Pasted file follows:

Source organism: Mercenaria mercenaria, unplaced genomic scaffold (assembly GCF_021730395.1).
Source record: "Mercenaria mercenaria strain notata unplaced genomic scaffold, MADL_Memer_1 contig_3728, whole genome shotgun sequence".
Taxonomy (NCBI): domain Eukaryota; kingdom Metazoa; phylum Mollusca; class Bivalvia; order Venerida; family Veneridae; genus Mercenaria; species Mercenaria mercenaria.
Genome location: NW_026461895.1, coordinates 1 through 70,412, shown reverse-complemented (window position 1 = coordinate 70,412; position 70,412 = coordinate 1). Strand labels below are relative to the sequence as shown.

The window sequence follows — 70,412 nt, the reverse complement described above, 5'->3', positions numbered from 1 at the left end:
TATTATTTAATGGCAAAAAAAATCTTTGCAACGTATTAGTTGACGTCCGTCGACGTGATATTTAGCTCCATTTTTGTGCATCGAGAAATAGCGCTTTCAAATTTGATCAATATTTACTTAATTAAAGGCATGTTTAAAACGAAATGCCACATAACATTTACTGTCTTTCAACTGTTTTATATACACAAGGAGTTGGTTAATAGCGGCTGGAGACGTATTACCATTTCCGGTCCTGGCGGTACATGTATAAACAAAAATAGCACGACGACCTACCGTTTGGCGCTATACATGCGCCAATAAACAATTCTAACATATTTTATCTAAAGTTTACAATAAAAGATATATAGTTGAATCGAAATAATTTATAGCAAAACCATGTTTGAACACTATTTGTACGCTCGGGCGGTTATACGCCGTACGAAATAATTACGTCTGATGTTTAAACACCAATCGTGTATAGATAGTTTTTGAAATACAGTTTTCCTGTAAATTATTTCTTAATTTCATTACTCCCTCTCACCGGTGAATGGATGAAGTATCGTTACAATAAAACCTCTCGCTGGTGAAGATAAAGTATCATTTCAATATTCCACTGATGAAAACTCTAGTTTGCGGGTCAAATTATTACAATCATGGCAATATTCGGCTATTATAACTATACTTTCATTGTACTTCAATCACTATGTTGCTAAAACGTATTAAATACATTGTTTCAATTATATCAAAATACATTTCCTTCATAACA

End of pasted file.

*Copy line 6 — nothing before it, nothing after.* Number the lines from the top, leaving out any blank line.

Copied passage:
TATTATTTAATGGCAAAAAAAATCTTTGCAACGTATTAGTTGACGTCCGTCGACGTGATATTTAGCTCCATTTTTGTGCATCGAGAAATAGCGCTTTCAAATTTGATCAATATTTACTTAATTAAAGGCATGTTTAAAACGAAATGCCACATAACATTTACTGTCTTTCAACTGTTTTATATACACAAGGAGTTGGTTAATAGCGGCTGGAGACGTATTACCATTTCCGGTCCTGGCGGTACATGTATAAACAAAAATAGCACGACGACCTACCGTTTGGCGCTATACATGCGCCAATAAACAATTCTAACATATTTTATCTAAAGTTTACAATAAAAGATATATAGTTGAATCGAAATAATTTATAGCAAAACCATGTTTGAACACTATTTGTACGCTCGGGCGGTTATACGCCGTACGAAATAATTACGTCTGATGTTTAAACACCAATCGTGTATAGATAGTTTTTGAAATACAGTTTTCCTGTAAATTATTTCTTAATTTCATTACTCCCTCTCACCGGTGAATGGATGAAGTATCGTTACAATAAAACCTCTCGCTGGTGAAGATAAAGTATCATTTCAATATTCCACTGATGAAAACTCTAGTTTGCGGGTCAAATTATTACAATCATGGCAATATTCGGCTATTATAACTATACTTTCATTGTACTTCAATCACTATGTTGCTAAAACGTATTAAATACATTGTTTCAATTATATCAAAATACATTTCCTTCATAACA